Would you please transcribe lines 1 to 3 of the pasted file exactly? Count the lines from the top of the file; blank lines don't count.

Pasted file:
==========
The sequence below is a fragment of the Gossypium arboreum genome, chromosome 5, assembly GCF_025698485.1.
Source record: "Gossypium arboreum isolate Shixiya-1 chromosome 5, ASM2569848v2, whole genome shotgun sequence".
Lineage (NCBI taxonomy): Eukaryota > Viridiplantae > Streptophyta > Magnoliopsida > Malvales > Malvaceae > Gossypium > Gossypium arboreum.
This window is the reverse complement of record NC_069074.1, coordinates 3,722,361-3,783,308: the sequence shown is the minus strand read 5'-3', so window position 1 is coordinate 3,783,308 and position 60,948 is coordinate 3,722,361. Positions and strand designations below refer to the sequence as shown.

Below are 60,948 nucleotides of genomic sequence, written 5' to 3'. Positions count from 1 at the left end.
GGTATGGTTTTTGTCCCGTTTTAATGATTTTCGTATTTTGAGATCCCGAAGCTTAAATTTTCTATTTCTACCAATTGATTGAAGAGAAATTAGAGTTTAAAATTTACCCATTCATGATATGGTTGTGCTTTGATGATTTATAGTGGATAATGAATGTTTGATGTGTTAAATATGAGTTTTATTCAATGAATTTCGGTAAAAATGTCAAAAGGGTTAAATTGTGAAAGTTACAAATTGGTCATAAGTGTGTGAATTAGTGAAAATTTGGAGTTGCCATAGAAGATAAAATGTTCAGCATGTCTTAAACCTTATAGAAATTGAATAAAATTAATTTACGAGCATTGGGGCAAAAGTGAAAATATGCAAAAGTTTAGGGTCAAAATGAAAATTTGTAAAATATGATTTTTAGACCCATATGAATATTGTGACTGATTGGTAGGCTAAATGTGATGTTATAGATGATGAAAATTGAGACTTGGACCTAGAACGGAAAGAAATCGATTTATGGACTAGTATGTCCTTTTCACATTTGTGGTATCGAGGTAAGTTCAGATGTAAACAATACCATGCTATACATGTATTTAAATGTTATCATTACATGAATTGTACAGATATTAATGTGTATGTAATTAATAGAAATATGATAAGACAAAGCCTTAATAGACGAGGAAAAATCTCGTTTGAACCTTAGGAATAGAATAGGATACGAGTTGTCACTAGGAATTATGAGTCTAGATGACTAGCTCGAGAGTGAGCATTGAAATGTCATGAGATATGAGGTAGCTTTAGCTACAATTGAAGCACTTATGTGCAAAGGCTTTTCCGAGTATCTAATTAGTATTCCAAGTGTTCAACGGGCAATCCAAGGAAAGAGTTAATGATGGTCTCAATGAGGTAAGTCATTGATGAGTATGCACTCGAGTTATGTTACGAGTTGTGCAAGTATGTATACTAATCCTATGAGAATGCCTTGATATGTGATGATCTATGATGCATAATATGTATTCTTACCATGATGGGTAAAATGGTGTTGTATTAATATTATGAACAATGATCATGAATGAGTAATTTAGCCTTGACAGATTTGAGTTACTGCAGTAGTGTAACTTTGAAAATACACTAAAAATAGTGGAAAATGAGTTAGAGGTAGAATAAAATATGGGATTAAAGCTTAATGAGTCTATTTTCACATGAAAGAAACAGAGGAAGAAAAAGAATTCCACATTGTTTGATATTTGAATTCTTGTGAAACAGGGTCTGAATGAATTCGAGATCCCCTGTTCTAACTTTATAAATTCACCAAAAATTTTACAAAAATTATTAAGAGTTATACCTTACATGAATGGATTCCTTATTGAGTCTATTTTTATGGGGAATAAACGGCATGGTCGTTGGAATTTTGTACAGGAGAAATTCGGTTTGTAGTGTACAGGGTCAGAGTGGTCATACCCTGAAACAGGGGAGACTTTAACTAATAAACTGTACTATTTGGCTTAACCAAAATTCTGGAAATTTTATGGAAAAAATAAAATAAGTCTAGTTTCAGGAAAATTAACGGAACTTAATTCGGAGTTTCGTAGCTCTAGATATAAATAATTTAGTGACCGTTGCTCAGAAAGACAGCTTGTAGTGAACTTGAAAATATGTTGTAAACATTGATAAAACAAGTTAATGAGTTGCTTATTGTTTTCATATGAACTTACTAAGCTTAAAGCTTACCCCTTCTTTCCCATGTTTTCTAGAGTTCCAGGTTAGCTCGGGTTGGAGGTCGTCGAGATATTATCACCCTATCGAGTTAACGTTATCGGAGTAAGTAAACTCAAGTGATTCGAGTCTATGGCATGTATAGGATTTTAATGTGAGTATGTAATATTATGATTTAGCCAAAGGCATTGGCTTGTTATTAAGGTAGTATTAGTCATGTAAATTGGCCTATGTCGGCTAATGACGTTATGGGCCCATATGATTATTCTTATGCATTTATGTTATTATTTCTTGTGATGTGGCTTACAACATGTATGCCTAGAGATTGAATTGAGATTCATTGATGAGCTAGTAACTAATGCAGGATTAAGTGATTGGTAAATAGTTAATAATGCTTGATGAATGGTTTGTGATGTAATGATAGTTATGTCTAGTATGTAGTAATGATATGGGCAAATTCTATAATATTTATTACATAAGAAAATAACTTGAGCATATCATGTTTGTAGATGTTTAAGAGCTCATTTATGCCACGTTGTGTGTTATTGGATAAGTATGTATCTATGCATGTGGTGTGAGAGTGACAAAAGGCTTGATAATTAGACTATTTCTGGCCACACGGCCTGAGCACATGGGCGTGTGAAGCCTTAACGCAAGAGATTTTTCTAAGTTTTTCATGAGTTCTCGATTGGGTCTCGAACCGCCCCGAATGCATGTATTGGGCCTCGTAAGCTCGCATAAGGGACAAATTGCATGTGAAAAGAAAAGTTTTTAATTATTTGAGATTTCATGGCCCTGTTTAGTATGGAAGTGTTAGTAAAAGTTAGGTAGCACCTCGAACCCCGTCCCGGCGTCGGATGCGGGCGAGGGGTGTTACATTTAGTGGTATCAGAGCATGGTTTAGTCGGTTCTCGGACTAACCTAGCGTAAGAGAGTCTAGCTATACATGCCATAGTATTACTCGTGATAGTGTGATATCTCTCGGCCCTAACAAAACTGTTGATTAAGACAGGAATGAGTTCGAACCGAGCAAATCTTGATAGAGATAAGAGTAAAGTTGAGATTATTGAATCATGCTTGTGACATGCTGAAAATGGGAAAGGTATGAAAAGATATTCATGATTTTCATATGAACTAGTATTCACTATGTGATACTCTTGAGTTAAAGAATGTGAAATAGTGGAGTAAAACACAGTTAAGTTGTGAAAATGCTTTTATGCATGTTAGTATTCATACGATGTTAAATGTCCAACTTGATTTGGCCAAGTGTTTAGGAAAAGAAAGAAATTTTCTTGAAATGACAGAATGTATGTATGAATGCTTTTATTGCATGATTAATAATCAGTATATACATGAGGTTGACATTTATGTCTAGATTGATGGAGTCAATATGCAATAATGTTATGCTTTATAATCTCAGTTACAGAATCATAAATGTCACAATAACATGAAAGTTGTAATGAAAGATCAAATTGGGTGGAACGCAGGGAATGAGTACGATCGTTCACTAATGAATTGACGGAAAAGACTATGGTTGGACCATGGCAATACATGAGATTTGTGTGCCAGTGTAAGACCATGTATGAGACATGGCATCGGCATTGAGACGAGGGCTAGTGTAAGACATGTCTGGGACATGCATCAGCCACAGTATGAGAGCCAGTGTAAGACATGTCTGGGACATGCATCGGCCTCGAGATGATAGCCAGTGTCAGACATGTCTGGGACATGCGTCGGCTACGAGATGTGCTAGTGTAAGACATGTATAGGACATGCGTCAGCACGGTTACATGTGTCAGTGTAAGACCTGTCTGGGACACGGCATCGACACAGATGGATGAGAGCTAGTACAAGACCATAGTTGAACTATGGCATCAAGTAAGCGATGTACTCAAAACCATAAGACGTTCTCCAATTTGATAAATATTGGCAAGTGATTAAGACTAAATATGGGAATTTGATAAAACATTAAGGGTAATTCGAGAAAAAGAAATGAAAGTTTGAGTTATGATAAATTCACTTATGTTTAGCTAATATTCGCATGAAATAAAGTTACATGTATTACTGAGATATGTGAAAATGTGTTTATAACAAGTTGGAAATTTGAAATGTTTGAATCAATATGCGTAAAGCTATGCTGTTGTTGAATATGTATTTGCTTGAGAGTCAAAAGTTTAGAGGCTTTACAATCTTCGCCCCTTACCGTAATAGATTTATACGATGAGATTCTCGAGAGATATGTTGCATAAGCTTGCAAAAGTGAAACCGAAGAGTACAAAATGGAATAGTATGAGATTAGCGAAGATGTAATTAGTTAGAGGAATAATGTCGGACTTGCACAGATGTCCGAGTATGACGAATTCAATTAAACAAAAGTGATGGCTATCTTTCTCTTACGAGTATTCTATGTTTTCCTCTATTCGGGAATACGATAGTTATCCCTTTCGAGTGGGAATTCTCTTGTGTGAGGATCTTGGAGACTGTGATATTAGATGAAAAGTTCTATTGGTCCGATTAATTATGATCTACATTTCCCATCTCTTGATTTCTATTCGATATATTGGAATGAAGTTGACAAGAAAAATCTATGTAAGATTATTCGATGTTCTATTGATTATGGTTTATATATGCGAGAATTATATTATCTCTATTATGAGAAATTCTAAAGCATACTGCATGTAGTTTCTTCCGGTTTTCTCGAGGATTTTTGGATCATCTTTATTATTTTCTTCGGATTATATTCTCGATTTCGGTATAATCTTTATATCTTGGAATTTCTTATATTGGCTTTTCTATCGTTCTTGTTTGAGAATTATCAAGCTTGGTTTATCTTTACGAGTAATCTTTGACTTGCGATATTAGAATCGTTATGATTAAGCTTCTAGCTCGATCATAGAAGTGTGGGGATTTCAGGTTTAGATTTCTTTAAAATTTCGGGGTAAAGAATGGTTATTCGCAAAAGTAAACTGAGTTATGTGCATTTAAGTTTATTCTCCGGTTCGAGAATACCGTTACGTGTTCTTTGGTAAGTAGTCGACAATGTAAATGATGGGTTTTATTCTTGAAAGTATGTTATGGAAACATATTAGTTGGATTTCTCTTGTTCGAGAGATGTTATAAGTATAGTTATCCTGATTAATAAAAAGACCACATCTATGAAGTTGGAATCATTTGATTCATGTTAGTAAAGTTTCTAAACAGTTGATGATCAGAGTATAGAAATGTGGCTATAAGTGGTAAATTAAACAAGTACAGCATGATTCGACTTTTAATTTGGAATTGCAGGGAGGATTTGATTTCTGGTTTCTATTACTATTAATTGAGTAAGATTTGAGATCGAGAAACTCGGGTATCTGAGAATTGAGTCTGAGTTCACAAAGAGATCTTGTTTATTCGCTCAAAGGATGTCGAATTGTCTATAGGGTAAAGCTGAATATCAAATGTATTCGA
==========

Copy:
The sequence below is a fragment of the Gossypium arboreum genome, chromosome 5, assembly GCF_025698485.1.
Source record: "Gossypium arboreum isolate Shixiya-1 chromosome 5, ASM2569848v2, whole genome shotgun sequence".
Lineage (NCBI taxonomy): Eukaryota > Viridiplantae > Streptophyta > Magnoliopsida > Malvales > Malvaceae > Gossypium > Gossypium arboreum.